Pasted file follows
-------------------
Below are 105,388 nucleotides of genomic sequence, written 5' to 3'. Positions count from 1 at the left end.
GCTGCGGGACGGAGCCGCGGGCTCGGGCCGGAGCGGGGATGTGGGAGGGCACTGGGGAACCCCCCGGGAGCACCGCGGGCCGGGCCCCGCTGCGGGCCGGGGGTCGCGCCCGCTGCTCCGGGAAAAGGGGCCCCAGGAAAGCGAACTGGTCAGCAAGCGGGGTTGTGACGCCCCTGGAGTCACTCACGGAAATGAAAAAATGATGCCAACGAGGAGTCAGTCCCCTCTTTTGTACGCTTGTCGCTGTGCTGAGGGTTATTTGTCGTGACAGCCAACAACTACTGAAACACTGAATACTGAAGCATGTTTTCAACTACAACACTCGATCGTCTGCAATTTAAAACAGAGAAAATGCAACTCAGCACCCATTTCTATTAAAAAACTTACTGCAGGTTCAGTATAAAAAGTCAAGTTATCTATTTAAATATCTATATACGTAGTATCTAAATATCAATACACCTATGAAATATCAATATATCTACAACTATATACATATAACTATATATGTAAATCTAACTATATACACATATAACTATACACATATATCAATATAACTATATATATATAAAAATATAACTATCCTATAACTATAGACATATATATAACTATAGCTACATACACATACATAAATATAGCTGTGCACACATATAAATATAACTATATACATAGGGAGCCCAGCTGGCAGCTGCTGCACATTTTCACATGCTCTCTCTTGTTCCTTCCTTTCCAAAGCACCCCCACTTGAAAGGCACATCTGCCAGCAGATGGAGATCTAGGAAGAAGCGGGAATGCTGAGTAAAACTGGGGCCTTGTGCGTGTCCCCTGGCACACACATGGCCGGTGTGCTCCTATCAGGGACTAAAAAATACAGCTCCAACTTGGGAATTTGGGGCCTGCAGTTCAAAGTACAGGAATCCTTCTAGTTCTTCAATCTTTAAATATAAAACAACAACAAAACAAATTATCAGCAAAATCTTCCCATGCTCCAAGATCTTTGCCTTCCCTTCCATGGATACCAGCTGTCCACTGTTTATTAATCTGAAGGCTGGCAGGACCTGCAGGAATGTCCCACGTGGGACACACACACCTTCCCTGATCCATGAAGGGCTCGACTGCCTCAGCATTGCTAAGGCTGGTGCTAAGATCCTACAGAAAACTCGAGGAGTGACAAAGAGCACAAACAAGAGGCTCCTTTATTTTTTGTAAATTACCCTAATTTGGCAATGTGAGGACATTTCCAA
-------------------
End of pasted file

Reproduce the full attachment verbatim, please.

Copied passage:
Below are 105,388 nucleotides of genomic sequence, written 5' to 3'. Positions count from 1 at the left end.
GCTGCGGGACGGAGCCGCGGGCTCGGGCCGGAGCGGGGATGTGGGAGGGCACTGGGGAACCCCCCGGGAGCACCGCGGGCCGGGCCCCGCTGCGGGCCGGGGGTCGCGCCCGCTGCTCCGGGAAAAGGGGCCCCAGGAAAGCGAACTGGTCAGCAAGCGGGGTTGTGACGCCCCTGGAGTCACTCACGGAAATGAAAAAATGATGCCAACGAGGAGTCAGTCCCCTCTTTTGTACGCTTGTCGCTGTGCTGAGGGTTATTTGTCGTGACAGCCAACAACTACTGAAACACTGAATACTGAAGCATGTTTTCAACTACAACACTCGATCGTCTGCAATTTAAAACAGAGAAAATGCAACTCAGCACCCATTTCTATTAAAAAACTTACTGCAGGTTCAGTATAAAAAGTCAAGTTATCTATTTAAATATCTATATACGTAGTATCTAAATATCAATACACCTATGAAATATCAATATATCTACAACTATATACATATAACTATATATGTAAATCTAACTATATACACATATAACTATACACATATATCAATATAACTATATATATATAAAAATATAACTATCCTATAACTATAGACATATATATAACTATAGCTACATACACATACATAAATATAGCTGTGCACACATATAAATATAACTATATACATAGGGAGCCCAGCTGGCAGCTGCTGCACATTTTCACATGCTCTCTCTTGTTCCTTCCTTTCCAAAGCACCCCCACTTGAAAGGCACATCTGCCAGCAGATGGAGATCTAGGAAGAAGCGGGAATGCTGAGTAAAACTGGGGCCTTGTGCGTGTCCCCTGGCACACACATGGCCGGTGTGCTCCTATCAGGGACTAAAAAATACAGCTCCAACTTGGGAATTTGGGGCCTGCAGTTCAAAGTACAGGAATCCTTCTAGTTCTTCAATCTTTAAATATAAAACAACAACAAAACAAATTATCAGCAAAATCTTCCCATGCTCCAAGATCTTTGCCTTCCCTTCCATGGATACCAGCTGTCCACTGTTTATTAATCTGAAGGCTGGCAGGACCTGCAGGAATGTCCCACGTGGGACACACACACCTTCCCTGATCCATGAAGGGCTCGACTGCCTCAGCATTGCTAAGGCTGGTGCTAAGATCCTACAGAAAACTCGAGGAGTGACAAAGAGCACAAACAAGAGGCTCCTTTATTTTTTGTAAATTACCCTAATTTGGCAATGTGAGGACATTTCCAA